Reconstructing a Roman fort: the main eastern gateway of the Lunt was rebuilt in its original position, using the original post-holes, in only 3 days. Photos: Brian Hobley
AS Roman forts go, the Lunt ought to be pretty undistin guished. Lying in the heart of the industrial Midlands, it appears at first sight to be one of the string of forts that formed the 'Fosse Way Frontier'. However, as it lies just outside the modern city of Coventry, on land scheduled for recreational use, Brian Hobley, the Field Officer of the Herbert Museum, Coventry, persuaded the Museum and Coven try Corporation to make it the site of a long term excavation to uncover the complete plan of the fort, and to rebuild it as an open air museum for educational and re creational purposes. Recently, how ever, the excavations have revealed that it is far more interesting and important than it appeared at first sight, being both later in date than the rest of the Fosse Way Frontier and having a completely anomalous and so far inexplicable design. At the same time an ambitious plan of reconstruction was launched. Hither to they had concentrated upon re building part of the turf rampart, as described in C.A.4., but in 1970
they decided to go ahead and rebuild the main eastern gateway—the Porta Principalis Sinistra—thus turning it into one of the most important and impressive Roman sites in Britain.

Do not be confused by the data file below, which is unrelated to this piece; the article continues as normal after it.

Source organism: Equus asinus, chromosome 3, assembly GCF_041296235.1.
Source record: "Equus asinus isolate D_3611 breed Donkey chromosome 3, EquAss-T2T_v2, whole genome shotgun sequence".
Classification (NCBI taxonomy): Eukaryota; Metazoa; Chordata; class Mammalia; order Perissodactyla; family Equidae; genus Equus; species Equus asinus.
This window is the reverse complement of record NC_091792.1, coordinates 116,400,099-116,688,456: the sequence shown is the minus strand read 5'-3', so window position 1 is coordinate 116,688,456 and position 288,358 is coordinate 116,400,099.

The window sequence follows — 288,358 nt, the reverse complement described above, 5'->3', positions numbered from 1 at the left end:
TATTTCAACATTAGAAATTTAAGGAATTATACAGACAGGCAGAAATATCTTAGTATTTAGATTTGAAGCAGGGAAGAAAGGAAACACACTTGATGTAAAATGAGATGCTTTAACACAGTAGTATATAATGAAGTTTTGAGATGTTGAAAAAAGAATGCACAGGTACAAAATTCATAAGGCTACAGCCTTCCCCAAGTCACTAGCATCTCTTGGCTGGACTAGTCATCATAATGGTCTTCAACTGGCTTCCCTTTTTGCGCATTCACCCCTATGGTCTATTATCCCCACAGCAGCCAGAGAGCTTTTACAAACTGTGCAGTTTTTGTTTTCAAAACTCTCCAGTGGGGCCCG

The initial problems were those of finance and manpower. Some £6,000 would be needed, but happily the money was forthcoming through the generosity of a wealthy patron with local interests. Manpower came from many sources: the local society carried out much of the excavation, while the construction of the 50 ft. lengths of turf ramparts on either side of the gate were achieved by approved school and Borstal boys. However, for the task of erecting the gateway the aid of the modern British army was sought. Fortunately, the main depot of the Royal Engineers was nearby and thanks are due to the Commanding Officer, and to Major T. S. Mills, who was responsible for the work.
The archaeological evidence for the gateway was produced during 1966-7 by an area excavation. The entrance consisted of a causeway with flanking ditches and six large post pits and holes which must have formed a twin portalled gate. Similar gates of this Neronian period have been found at Nanstallon in Cornwall and Brough on Humber in Yorkshire, at the latter of which the excavator John Wacher produced a paper reconstruction in his report. Although there is no contemporary Roman drawing or sculpture of gateways in Britain, yet Trajan's column in Rome, even though 50 years later, records in splendid detail the Roman Army's campaign in Dacia (modern Rumania). Here the army is shown carrying out its day to day tasks, which included the building of turf defences and timber gateways.
During the planning of the reconstruction a major problem arose; was the timber for such a gateway cut locally, and the posts erected one by one, or were they prefabricated in a central depot and then transported to the site? Some, including F. W. B. Charles, the architect who supervised the work, favoured site manufacture. It is difficult to prefabricate post-hole structures, and